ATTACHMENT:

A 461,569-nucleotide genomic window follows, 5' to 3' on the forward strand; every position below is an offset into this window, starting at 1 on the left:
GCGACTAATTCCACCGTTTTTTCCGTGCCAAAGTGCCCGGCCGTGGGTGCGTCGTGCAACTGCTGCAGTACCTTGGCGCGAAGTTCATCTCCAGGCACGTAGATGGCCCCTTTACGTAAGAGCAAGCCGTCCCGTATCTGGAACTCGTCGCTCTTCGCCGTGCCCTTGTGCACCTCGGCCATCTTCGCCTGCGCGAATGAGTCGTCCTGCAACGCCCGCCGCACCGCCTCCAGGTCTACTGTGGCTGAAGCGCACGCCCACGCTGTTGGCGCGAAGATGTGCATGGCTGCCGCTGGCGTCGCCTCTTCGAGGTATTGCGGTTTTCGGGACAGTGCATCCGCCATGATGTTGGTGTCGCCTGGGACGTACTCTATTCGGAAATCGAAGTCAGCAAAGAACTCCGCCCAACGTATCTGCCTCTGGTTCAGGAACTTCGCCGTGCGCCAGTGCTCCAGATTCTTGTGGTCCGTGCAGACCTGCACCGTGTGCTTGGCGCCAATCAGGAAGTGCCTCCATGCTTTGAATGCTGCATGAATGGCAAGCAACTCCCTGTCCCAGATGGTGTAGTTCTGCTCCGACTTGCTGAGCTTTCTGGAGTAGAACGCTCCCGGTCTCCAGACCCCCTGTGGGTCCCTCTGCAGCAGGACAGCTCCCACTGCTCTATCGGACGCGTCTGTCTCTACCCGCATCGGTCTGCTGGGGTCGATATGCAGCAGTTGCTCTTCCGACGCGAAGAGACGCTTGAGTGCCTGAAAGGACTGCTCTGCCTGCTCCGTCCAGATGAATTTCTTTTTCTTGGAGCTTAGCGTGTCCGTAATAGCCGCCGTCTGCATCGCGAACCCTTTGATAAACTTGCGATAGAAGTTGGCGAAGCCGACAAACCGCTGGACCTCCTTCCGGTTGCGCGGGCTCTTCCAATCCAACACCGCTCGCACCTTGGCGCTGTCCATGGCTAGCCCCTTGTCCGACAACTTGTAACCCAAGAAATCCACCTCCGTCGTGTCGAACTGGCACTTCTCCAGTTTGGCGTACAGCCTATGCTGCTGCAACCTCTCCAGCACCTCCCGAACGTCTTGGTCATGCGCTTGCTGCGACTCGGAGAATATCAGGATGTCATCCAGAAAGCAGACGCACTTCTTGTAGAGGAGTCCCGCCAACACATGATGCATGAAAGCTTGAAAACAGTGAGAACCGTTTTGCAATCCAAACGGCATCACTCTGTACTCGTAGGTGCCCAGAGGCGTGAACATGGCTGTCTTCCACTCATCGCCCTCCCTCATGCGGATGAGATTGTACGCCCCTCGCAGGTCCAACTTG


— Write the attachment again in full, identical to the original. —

A 461,569-nucleotide genomic window follows, 5' to 3' on the forward strand; every position below is an offset into this window, starting at 1 on the left:
GCGACTAATTCCACCGTTTTTTCCGTGCCAAAGTGCCCGGCCGTGGGTGCGTCGTGCAACTGCTGCAGTACCTTGGCGCGAAGTTCATCTCCAGGCACGTAGATGGCCCCTTTACGTAAGAGCAAGCCGTCCCGTATCTGGAACTCGTCGCTCTTCGCCGTGCCCTTGTGCACCTCGGCCATCTTCGCCTGCGCGAATGAGTCGTCCTGCAACGCCCGCCGCACCGCCTCCAGGTCTACTGTGGCTGAAGCGCACGCCCACGCTGTTGGCGCGAAGATGTGCATGGCTGCCGCTGGCGTCGCCTCTTCGAGGTATTGCGGTTTTCGGGACAGTGCATCCGCCATGATGTTGGTGTCGCCTGGGACGTACTCTATTCGGAAATCGAAGTCAGCAAAGAACTCCGCCCAACGTATCTGCCTCTGGTTCAGGAACTTCGCCGTGCGCCAGTGCTCCAGATTCTTGTGGTCCGTGCAGACCTGCACCGTGTGCTTGGCGCCAATCAGGAAGTGCCTCCATGCTTTGAATGCTGCATGAATGGCAAGCAACTCCCTGTCCCAGATGGTGTAGTTCTGCTCCGACTTGCTGAGCTTTCTGGAGTAGAACGCTCCCGGTCTCCAGACCCCCTGTGGGTCCCTCTGCAGCAGGACAGCTCCCACTGCTCTATCGGACGCGTCTGTCTCTACCCGCATCGGTCTGCTGGGGTCGATATGCAGCAGTTGCTCTTCCGACGCGAAGAGACGCTTGAGTGCCTGAAAGGACTGCTCTGCCTGCTCCGTCCAGATGAATTTCTTTTTCTTGGAGCTTAGCGTGTCCGTAATAGCCGCCGTCTGCATCGCGAACCCTTTGATAAACTTGCGATAGAAGTTGGCGAAGCCGACAAACCGCTGGACCTCCTTCCGGTTGCGCGGGCTCTTCCAATCCAACACCGCTCGCACCTTGGCGCTGTCCATGGCTAGCCCCTTGTCCGACAACTTGTAACCCAAGAAATCCACCTCCGTCGTGTCGAACTGGCACTTCTCCAGTTTGGCGTACAGCCTATGCTGCTGCAACCTCTCCAGCACCTCCCGAACGTCTTGGTCATGCGCTTGCTGCGACTCGGAGAATATCAGGATGTCATCCAGAAAGCAGACGCACTTCTTGTAGAGGAGTCCCGCCAACACATGATGCATGAAAGCTTGAAAACAGTGAGAACCGTTTTGCAATCCAAACGGCATCACTCTGTACTCGTAGGTGCCCAGAGGCGTGAACATGGCTGTCTTCCACTCATCGCCCTCCCTCATGCGGATGAGATTGTACGCCCCTCGCAGGTCCAACTTG